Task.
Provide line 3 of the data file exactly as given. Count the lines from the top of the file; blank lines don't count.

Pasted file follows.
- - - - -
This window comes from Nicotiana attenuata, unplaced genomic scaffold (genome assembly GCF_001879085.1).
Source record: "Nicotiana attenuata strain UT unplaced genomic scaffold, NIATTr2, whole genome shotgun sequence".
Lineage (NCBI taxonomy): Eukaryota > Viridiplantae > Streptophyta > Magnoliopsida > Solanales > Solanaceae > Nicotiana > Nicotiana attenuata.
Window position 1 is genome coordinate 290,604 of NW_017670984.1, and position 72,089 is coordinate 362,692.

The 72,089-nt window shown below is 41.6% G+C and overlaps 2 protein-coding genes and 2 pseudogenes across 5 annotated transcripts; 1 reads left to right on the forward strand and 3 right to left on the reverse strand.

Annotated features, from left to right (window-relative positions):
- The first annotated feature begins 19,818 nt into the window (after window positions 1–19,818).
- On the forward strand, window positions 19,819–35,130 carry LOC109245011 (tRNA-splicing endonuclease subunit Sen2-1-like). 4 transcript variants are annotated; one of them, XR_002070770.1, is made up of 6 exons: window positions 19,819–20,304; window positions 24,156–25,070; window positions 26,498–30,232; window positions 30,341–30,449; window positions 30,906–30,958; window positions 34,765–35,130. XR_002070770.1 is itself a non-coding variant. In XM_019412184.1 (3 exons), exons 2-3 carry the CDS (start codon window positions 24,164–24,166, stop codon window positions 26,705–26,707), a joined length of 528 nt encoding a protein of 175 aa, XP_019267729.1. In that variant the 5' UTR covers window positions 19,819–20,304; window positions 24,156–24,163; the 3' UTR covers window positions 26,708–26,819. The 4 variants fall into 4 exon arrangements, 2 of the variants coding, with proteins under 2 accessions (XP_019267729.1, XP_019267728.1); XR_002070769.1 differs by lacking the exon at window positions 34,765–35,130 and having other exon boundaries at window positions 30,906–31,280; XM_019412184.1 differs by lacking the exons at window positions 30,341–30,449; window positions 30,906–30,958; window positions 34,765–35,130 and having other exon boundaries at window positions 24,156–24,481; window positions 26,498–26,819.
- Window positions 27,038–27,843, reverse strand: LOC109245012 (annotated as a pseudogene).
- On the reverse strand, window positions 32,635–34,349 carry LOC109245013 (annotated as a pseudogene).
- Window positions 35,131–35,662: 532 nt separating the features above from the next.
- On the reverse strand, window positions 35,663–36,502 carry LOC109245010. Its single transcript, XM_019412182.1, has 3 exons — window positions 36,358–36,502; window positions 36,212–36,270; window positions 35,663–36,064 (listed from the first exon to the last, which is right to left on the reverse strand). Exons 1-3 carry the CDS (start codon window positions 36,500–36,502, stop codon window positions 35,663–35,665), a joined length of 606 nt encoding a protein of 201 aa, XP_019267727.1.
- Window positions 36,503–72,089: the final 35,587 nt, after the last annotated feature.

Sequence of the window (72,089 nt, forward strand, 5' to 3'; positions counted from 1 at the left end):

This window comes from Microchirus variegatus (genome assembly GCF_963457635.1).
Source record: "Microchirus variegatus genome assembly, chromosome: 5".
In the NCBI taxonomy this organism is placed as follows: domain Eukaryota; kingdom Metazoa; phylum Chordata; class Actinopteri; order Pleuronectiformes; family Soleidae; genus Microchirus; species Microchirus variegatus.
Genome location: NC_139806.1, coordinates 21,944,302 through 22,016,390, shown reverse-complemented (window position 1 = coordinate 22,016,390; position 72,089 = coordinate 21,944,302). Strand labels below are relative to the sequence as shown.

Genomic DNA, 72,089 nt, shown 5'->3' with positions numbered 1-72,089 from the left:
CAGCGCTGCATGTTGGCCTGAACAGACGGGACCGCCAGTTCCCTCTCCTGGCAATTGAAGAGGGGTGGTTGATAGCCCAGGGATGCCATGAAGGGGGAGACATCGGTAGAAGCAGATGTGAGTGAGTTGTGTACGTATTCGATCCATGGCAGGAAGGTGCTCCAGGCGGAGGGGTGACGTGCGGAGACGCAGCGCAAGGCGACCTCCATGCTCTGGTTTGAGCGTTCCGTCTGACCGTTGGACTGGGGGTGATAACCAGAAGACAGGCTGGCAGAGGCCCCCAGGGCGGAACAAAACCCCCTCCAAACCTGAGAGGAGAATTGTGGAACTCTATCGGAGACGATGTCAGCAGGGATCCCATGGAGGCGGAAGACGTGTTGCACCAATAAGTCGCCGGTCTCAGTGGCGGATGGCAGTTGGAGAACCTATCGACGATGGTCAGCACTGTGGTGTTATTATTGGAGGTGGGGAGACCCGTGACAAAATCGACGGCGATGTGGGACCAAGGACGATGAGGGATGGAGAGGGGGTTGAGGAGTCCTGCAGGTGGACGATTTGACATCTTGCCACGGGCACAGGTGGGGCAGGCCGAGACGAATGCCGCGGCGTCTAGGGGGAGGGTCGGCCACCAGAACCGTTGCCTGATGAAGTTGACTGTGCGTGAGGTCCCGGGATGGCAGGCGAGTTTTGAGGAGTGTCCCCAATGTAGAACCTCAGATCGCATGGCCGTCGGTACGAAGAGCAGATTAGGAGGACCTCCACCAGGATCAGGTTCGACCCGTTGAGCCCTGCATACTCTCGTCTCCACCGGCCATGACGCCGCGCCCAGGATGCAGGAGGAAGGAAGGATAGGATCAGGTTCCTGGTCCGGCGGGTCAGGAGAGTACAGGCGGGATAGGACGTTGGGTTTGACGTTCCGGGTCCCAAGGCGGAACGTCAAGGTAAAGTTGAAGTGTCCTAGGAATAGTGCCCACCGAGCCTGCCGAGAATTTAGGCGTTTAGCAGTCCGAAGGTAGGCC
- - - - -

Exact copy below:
Lineage (NCBI taxonomy): Eukaryota > Viridiplantae > Streptophyta > Magnoliopsida > Solanales > Solanaceae > Nicotiana > Nicotiana attenuata.